Image for Life lessons: Sir Tım Smit on what life has taught him

Life lessons: Sir Tım Smit on what life has taught him

The musician and founder of the world’s largest indoor rainforest discusses good manners, embracing newness, and why he accepts every third invitation

The musician and founder of the world’s largest indoor rainforest discusses good manners, embracing newness, and why he accepts every third invitation

Tim Smit was born in the Netherlands and studied archaeology at Durham University, before entering the music business, where he won platinum discs for songwriting. In 1996, he devised a plan to transform a sterile Cornish clay pit and fill it with life, which became the Eden Project, the world’s largest indoor rainforest. He has four children and lives in Cornwall.

My morning ritual is…

I start every day with … not a mantra, but the feeling that it’s possible today is the day I’ll do something completely different. A lot of people don’t invest in a life of newness – to stop your own mind atrophying into the certainties of your political class – but I’ve always questioned what I believe in.

I feel optimistic about…

The world of science discovering things which, when I was a hippie chap in 1969, I thought I knew – that we are all stardust. When you look at all the discoveries about the microrhizome and the microbial cities inside us, you realise that we are all part of the same creaturely life force. I think future generations are going to become incredibly spiritual – not with religion, but with a profound understanding that will rid us of our arrogance and enable us to live within the planetary boundaries, because they are the same for all of us.

What makes me angry…

Lazy cruelty. My ex-father-in-law had a brilliant saying: ‘Nothing at all, except your own health, could not be improved by simple good manners.’ The more I thought about it, the more profound it was, because with good manners, you wouldn’t let your neighbours starve, and so on.

If I wasn’t a businessman, I’d have liked to become …

I’ve been an archaeologist. I was in the music business for 10 years. I’ve done Eden. I’m entrepreneurial, but I’m not a businessman. I’m not massively wealthy, I’m not interested in that. The reason I stopped being an archaeologist was because it was paid so badly, but I’d go back to it in a shot.

When things get tough I…

When things get really sh*t I just think to myself: Are my children alive? Do I love them? Are my friends alive? Do I have some money? Yes. Wow, am I lucky – I’m in the world’s top 0.1 per cent. And then I’m cheered up immensely.

The book I wish everyone would read…

Pandaemonium by Humphrey Jennings, which is a history of the Enlightenment written in the words of the people who actually lived it. It’s an extraordinary book – you can see the development of the whole of our thinking today. Most people don’t think. They think they do, but they just dress up in the clothes of their friends. Thinking is tiring; it requires going to the fundamentals of things. This book shows how to ask the right questions and investigate, it’s utterly breathtaking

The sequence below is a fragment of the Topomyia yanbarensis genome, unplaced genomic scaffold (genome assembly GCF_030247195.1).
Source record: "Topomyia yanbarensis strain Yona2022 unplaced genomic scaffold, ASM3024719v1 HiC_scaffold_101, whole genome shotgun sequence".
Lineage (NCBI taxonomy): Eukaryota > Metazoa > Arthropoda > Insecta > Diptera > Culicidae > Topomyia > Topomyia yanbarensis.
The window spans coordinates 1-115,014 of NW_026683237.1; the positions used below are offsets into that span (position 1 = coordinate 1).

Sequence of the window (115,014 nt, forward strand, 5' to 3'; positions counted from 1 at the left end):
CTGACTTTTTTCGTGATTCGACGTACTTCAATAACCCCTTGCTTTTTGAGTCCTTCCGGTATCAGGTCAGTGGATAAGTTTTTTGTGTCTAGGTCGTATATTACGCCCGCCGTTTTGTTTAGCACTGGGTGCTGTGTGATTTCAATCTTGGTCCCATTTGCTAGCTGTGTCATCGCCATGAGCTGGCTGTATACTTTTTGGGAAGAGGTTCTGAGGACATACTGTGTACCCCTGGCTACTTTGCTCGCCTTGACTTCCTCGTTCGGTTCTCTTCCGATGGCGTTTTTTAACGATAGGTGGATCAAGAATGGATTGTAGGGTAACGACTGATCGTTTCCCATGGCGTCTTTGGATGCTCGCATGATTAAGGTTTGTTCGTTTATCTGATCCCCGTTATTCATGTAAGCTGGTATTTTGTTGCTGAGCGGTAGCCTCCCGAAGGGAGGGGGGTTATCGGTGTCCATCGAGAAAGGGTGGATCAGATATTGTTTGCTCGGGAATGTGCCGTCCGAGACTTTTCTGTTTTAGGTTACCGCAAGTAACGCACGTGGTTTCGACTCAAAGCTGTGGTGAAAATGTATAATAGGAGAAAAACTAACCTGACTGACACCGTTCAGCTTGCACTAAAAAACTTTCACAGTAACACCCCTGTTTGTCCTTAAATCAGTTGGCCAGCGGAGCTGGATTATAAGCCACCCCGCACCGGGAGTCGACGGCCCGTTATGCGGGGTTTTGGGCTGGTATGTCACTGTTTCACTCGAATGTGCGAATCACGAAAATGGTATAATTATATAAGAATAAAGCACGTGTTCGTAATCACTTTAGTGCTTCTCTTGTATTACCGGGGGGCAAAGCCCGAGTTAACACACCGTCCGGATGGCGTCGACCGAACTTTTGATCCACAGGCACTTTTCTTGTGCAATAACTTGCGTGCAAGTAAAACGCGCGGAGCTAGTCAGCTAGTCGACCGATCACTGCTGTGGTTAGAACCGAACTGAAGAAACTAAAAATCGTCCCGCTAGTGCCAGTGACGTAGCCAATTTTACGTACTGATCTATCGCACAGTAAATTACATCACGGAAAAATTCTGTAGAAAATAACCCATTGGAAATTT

The big thing I’ve changed my mind about in life…

That most people are out to get you. We build up a picture of every neighbourhood as being a place full of dread. It is not. Most people are kind, and the 5 per cent who aren’t have usually had something happen which screws them up.

What keeps me awake at night…

Nothing. I sleep like a tiger.

The thing that motivates me most of all…

My main driving force is the creation of lovely things – and my vanity. I’m vain about weird stuff. I love mentoring people. I love that people I admire might ask me for advice, and I get enormous pleasure out of seeing them do well. And tremendous shame if something doesn’t go well.

My parents taught me…

That’s difficult because I was sent to a private school aged six and hardly saw them. They taught me to loathe private education. The loneliness of being sent off in that way is not a good thing. I see in the English establishment a weird vulnerability, a lack of emotional literacy. The class that got the privilege of the so-called ‘good education’, the price of it was a lack of a sense of belonging – except to your own class.

I have this theory that…

Magic comes from meeting the people you didn’t know you needed to meet. At age 37 I decided to lead my life in a slightly different way and court an open mind by accepting every third invitation. Which doesn’t mean I don’t accept the first, but I do always accept the third. I’ve opened old people’s homes. I’ve judged ballroom dancing competitions. In each case, I’ve met someone that has transformed my life. So I say to my children: “be brave and put yourself in the jeopardy of going to places that you wouldn’t have chosen to go.”

Tim Smit is speaking at the Blue Earth Summit, for people in business inspired by the great outdoors. Bristol 11-13 Oct 2023. 

Main image: Ben Foster

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